Tips for Balcony and Roof Gardening

Is balcony or roof gardening practical?


| June 2016



Rooftop Garden

Roof gardens are idyllic throughout summer; perennial plants in containers can be removed during winter to a less exposed position.

Photo by Federico Rostagno/Fotolia

Home Gardener's Small Gardens by David Squire (Fox Chapel Publishing, 2016) is the essential guide to improving a small garden and turning the most modest-sized space into a stunning outdoor area. It offers lushly illustrated strategies for making the most of a confined space-whether backyard, terrace or courtyard. Get started with an informative discussion of small garden types, appropriate plants, problems and opportunities, design, and planning. The excitement truly begins with a look at the wide variety of stylistic options. The gardens range from Mediterranean to wildflower, secluded to low-maintenance, container to balcony.

On Top of the World

Roof gardens are popular where the climate allows more than half the year to be spent on it. In other places, despite initial enthusiasm, the reality of a seasonal garden becomes apparent when icy winds roar across the site. Conversely, during summer the area may be exposed to strong, scorching sunlight, which may be ideal when attempting to gain an attractive sun tan but will shrivel plants which are not regularly watered. Nevertheless, the ability to garden "on top of the world" has unmatched eye appeal.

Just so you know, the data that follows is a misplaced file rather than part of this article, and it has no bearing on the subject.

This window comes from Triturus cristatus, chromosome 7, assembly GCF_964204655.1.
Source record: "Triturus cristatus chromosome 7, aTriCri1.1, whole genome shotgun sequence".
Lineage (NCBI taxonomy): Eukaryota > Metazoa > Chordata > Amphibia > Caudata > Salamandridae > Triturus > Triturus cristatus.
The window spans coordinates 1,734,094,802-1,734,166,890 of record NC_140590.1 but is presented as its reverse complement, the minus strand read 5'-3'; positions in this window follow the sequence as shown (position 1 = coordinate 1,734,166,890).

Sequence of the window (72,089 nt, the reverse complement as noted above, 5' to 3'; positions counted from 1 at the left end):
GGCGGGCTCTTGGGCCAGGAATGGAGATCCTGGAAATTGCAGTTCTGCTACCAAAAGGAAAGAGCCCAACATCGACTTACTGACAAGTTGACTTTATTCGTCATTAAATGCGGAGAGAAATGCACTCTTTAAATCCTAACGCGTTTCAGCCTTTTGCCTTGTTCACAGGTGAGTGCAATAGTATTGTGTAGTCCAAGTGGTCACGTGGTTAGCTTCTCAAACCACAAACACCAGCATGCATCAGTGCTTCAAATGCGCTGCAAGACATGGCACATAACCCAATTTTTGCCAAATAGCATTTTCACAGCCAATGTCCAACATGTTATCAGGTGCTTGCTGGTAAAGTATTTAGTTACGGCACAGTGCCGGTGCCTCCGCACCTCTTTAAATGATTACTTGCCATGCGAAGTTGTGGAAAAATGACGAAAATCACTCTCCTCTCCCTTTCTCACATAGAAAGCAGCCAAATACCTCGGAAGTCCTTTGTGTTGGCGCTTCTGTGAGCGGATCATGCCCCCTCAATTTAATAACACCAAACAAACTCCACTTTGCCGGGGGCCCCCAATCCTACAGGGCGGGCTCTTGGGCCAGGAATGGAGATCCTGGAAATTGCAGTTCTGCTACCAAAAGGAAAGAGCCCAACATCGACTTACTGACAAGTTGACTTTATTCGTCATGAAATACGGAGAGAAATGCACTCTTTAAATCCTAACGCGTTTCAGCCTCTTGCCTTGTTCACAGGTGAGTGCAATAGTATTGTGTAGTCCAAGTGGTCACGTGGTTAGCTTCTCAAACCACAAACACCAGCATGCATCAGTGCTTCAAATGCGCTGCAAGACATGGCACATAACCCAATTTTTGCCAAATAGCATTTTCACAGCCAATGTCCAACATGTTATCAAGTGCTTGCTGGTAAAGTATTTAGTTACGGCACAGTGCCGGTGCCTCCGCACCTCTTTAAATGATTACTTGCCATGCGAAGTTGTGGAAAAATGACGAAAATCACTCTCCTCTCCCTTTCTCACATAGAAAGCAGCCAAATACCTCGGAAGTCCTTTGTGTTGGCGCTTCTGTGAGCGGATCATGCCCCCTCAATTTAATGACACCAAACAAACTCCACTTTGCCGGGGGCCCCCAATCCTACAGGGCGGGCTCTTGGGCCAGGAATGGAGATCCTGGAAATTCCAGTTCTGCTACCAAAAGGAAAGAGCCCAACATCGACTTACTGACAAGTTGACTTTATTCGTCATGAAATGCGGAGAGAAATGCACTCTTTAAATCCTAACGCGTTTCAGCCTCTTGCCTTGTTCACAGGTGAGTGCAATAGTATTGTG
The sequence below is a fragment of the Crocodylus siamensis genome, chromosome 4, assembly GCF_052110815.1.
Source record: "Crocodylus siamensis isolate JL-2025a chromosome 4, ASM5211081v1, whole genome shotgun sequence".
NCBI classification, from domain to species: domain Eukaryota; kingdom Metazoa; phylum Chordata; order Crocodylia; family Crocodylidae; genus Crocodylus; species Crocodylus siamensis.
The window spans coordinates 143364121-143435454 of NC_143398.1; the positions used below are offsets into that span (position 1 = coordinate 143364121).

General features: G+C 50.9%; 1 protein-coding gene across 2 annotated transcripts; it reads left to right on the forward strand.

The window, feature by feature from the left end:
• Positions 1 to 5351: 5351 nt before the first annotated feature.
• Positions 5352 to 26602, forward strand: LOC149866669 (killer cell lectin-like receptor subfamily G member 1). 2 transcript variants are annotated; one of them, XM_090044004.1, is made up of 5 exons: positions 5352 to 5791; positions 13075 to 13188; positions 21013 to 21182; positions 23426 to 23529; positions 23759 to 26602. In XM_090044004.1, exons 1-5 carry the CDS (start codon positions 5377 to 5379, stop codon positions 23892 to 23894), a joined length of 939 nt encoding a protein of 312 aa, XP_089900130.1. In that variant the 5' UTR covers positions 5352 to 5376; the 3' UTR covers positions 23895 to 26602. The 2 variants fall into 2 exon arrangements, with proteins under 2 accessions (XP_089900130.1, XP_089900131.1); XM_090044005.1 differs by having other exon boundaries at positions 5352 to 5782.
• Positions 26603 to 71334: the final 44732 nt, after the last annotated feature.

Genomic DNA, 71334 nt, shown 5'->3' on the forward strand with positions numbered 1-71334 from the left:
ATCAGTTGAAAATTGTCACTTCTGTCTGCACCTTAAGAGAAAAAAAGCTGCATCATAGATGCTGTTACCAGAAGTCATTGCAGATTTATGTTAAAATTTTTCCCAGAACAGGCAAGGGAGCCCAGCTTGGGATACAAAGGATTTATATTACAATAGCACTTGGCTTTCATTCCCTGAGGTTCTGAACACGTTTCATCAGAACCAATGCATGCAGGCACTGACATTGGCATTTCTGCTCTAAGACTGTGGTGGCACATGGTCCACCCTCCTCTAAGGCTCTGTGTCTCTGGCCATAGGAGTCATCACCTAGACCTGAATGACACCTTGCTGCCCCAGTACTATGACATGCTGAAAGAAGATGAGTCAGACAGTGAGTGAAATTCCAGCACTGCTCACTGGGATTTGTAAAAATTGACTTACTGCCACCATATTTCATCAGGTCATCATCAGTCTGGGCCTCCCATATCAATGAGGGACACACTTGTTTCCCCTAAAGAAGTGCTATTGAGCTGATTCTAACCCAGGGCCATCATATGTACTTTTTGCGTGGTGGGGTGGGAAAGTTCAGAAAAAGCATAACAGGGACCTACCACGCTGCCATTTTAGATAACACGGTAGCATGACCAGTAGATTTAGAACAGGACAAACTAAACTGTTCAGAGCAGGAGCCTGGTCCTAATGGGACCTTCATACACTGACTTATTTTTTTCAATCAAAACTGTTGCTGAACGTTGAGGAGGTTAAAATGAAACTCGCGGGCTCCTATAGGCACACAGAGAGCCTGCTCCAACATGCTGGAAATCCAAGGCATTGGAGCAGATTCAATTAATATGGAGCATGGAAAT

Balcony and Roof Gardening

It is surprising how much color can be created on a balcony or roof, whatever its aspect. Pots, troughs and hanging-baskets packed with summer-flowering bedding plants are ideal during summer, while from autumn to spring reliance is mainly on small, evergreen shrubs and dwarf conifers. When tender plants are grown, these may have to be taken indoors during winter. Alternatively, a friend with a frost-proof greenhouse might be able to offer them sanctuary.

Roof-Garden Ideas

Construct screens to create privacy as well as giving you protection from strong wind. In summer, temporary privacy screens may be all that is needed. Privacy screens are also essential to reassure neighbors they are not being spied upon; before problems arise, tell them about your plans.

In windy positions, it is best to rely on summer-flowering plants in troughs and tubs to create color.

Construct a series of strong railings along the outer edges of the roof garden and then train small-leaved, variegated Ivies to grow over them.





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